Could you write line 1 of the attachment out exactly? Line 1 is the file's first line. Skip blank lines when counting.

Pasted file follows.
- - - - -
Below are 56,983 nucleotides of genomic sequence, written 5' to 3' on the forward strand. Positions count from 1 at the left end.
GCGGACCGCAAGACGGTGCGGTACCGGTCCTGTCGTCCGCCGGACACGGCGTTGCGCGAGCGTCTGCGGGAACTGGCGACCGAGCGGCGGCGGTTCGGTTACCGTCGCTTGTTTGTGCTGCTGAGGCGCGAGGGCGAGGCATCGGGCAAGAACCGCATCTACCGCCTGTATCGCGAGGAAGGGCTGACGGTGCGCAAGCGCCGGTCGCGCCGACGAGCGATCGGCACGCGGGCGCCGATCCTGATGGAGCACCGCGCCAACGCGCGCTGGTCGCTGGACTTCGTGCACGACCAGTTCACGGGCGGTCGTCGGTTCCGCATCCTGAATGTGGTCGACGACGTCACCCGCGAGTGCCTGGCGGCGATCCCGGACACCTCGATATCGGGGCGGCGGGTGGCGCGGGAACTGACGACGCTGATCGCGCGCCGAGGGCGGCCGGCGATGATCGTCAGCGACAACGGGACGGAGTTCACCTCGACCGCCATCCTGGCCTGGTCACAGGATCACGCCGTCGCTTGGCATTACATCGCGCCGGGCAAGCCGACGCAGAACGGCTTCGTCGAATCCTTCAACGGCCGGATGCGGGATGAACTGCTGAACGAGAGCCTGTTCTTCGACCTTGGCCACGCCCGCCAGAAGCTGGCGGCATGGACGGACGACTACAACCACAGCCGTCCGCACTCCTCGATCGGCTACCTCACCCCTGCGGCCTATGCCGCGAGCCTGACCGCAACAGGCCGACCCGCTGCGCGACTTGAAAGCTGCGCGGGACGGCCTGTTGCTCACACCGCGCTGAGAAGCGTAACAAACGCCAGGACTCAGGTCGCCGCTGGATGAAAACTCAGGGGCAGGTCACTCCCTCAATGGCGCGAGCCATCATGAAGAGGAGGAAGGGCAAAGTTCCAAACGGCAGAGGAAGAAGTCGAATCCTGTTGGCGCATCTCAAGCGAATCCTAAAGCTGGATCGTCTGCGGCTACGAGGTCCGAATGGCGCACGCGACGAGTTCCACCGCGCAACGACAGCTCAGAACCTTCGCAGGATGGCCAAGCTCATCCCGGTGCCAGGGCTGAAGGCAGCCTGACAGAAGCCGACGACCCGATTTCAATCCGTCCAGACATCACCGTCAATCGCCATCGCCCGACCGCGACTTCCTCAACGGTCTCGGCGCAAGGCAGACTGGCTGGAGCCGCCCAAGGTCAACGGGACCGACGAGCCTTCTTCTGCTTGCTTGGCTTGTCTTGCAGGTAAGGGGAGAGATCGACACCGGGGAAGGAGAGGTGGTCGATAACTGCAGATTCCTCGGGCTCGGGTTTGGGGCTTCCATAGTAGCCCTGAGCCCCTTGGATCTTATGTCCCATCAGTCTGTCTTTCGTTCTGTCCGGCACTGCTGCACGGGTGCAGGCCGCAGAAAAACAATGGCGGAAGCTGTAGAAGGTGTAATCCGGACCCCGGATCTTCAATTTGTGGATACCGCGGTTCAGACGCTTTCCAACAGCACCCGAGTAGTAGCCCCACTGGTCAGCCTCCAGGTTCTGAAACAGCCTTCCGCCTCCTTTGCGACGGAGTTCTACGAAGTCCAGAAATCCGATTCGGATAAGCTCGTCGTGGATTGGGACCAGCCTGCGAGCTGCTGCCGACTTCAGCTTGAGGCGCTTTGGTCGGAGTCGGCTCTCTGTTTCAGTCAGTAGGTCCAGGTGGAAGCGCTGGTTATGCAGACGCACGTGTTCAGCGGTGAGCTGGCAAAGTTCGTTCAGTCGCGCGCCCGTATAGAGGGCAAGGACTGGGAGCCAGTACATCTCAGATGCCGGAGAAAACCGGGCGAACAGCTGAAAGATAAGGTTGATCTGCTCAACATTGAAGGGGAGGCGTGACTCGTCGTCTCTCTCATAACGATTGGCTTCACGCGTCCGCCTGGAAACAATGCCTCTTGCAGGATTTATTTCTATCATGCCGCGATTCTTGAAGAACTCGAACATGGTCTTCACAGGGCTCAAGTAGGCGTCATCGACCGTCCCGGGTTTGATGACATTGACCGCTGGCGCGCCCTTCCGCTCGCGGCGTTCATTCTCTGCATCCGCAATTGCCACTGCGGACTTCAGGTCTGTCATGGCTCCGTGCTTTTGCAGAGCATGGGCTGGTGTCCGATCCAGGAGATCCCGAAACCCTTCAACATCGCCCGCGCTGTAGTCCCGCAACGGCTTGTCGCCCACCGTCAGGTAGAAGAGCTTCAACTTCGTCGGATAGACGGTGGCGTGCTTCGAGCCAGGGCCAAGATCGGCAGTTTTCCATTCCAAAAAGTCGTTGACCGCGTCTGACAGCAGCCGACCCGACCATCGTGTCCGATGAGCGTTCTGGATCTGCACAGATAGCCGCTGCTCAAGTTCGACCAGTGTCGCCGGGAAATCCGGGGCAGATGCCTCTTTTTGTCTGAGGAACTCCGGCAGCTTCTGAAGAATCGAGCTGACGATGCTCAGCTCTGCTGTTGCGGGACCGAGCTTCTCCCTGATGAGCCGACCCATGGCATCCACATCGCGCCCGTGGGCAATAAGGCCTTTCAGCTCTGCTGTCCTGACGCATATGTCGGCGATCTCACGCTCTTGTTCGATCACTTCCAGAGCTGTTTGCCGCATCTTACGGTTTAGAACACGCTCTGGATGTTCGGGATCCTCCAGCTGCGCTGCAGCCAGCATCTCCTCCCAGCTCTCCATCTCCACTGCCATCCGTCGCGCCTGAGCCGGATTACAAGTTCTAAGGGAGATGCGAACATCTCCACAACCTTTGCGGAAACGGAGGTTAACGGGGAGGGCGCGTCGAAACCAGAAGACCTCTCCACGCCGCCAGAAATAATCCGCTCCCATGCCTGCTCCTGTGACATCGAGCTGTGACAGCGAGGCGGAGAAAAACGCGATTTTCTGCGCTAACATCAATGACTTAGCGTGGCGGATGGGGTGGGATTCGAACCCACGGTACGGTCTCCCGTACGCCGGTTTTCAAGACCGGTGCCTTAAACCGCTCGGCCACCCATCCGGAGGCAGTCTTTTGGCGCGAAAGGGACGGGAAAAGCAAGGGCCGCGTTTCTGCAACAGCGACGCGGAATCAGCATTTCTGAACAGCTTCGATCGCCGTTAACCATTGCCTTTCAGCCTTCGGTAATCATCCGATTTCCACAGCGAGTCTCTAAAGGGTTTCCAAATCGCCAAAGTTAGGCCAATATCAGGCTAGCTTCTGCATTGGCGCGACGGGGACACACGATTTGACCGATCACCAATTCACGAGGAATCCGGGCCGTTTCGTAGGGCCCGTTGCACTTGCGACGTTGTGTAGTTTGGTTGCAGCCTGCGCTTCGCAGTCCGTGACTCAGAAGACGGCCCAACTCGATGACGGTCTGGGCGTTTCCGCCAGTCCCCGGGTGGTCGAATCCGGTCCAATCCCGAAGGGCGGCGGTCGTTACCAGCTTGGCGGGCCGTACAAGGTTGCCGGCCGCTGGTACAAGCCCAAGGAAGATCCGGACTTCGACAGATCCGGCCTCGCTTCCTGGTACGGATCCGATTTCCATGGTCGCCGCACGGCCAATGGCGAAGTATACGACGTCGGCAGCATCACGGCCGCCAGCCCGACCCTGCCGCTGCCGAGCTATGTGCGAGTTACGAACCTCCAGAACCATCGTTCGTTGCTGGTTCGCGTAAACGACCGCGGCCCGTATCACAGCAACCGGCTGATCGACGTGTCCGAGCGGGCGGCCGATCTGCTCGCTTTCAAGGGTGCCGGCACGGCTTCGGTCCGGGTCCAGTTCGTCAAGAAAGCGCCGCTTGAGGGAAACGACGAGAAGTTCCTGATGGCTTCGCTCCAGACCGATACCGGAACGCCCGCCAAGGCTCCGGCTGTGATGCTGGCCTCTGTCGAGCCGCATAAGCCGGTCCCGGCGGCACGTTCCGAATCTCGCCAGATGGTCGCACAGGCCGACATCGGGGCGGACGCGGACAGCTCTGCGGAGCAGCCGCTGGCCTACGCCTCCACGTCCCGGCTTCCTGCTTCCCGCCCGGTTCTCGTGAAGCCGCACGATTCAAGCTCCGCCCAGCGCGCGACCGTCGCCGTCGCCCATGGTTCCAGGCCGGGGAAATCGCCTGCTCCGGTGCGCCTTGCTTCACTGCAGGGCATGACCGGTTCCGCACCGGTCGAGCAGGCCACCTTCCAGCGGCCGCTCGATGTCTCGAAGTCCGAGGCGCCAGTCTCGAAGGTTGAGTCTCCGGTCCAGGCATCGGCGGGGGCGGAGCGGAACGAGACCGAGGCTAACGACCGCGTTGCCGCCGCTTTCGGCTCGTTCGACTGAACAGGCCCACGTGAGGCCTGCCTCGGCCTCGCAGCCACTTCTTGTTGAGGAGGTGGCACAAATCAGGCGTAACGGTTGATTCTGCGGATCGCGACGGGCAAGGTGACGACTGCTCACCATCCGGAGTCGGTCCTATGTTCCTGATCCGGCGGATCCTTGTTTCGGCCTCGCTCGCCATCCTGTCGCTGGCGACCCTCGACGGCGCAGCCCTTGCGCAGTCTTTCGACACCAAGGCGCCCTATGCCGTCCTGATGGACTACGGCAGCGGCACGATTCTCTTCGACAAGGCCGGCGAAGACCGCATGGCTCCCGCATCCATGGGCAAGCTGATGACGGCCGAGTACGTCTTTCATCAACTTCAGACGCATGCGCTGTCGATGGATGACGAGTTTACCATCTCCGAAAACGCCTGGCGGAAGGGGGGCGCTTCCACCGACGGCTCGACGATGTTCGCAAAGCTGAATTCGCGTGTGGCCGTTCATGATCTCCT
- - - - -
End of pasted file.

Below are 56,983 nucleotides of genomic sequence, written 5' to 3' on the forward strand. Positions count from 1 at the left end.